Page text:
These snippets of girls, broadsheets, ballads,
a one paragraph whisper in a smudged newspaper
beneath an ad for a pizza, two for one.
But they are singular despite their raveled tangled names.
They are still awake, a litany of how young girls die.
Delia is gone, 14 years old, cinched and muzzled with rope,
two bullets. He was pardoned. She sleeps somewhere unknown.
Her bones whisper to the unknowns. At least Delia has a song.
Johnny Cash sang about her, the Man in Black.
Did they bury her in black, a thrift store school dress
with sweat stained underarms?
They tell Delia of truck stop stores gaudy with harsh beaten light,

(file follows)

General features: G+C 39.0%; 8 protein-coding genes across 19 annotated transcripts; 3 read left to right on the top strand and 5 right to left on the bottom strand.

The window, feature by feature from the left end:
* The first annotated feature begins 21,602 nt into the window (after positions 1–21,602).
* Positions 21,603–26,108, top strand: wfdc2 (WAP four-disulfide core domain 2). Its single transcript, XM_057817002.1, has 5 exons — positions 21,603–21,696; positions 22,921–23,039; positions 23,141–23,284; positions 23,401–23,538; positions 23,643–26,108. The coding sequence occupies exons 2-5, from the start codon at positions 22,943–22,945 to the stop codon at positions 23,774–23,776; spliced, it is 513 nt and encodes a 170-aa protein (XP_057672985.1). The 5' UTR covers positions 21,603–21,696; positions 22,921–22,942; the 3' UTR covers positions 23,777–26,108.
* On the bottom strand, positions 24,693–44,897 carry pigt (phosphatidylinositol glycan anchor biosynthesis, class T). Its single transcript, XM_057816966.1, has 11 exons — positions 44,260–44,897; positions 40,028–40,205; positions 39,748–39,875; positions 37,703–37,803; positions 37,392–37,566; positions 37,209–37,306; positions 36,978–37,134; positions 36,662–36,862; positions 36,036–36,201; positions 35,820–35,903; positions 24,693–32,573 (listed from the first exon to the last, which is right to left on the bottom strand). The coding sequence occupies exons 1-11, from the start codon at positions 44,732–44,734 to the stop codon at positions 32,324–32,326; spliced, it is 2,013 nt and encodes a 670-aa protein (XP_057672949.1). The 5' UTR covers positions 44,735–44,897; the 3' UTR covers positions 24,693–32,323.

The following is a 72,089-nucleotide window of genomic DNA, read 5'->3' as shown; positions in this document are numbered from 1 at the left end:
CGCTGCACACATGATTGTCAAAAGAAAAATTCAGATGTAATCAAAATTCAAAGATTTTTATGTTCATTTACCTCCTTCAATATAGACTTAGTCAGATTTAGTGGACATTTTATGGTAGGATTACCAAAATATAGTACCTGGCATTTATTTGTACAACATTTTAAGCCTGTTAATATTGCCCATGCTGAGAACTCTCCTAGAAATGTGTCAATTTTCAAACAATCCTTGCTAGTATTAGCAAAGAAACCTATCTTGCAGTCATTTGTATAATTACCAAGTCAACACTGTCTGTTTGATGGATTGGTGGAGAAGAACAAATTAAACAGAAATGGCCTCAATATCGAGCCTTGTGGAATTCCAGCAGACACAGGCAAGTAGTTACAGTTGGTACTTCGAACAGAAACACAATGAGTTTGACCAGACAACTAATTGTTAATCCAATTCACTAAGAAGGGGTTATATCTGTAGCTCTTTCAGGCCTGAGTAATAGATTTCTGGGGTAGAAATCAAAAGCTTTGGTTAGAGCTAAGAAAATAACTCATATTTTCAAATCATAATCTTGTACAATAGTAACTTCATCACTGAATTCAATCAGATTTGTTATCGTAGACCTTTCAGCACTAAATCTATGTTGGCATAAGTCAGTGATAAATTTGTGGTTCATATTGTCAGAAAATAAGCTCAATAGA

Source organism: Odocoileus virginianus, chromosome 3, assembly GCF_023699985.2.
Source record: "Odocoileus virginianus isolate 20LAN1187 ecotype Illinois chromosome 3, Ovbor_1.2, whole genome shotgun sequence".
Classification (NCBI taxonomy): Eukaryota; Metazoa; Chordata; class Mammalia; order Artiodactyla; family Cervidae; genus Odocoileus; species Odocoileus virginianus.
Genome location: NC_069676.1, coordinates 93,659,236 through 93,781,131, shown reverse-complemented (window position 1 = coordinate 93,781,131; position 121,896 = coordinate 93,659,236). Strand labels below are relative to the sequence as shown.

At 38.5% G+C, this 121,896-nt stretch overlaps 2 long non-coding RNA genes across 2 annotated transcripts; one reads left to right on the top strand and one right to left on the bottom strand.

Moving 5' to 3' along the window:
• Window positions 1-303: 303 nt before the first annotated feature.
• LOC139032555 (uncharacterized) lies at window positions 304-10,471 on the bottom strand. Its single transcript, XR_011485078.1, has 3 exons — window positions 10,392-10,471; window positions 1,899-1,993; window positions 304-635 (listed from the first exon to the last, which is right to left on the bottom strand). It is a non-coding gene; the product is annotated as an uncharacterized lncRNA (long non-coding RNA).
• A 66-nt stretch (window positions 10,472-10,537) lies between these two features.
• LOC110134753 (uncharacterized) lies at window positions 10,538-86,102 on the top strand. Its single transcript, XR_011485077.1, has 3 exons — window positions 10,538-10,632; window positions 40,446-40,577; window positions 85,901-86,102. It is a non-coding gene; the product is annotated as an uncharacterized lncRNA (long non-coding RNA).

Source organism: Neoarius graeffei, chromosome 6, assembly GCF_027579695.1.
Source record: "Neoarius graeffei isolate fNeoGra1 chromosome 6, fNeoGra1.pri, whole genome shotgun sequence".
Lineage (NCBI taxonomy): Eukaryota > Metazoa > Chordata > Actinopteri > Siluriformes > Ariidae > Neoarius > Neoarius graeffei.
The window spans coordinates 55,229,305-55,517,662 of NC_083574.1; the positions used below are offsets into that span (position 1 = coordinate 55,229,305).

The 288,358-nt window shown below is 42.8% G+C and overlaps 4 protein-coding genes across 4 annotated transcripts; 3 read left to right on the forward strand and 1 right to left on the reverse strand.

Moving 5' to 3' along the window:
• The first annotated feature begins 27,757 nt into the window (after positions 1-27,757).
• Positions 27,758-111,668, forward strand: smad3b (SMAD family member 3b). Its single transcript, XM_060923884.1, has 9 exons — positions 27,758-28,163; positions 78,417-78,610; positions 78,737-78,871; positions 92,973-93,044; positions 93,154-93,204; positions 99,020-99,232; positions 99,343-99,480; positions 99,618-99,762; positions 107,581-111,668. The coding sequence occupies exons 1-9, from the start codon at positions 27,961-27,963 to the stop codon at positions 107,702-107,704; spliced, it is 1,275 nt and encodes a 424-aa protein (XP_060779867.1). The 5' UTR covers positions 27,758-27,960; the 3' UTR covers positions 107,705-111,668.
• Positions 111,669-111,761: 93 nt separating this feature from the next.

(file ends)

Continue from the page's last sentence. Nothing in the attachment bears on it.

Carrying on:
racks of DVDs of Country’s greatest hits. A bus stop smelling of aged urine.
He promised he would leave his wife, girlfriend, so many words.
In a church bathroom. He had a kind face.
Grainy posters stapled to telephone poles, taped to smudged windows,
small store billboards cramped with fading pleas
amidst ads for babysitting, massage and guitar lessons with golden stars,
when they were five they won them for perfect attendance.
But at least they were missed. Others confess
no one saw them enough to ask.
“I was this, a stripper, drab and murky club, cheerleader garters
but they loved my baby fat thighs.” ,
“I was this.... coked and floating above what my father did to me in the bath.”
“He talked to me after class so I ignored his hand that reached ever higher.”
Delia is gone as is the “Knoxville Girl”. What was her name?
Anyway she was murdered.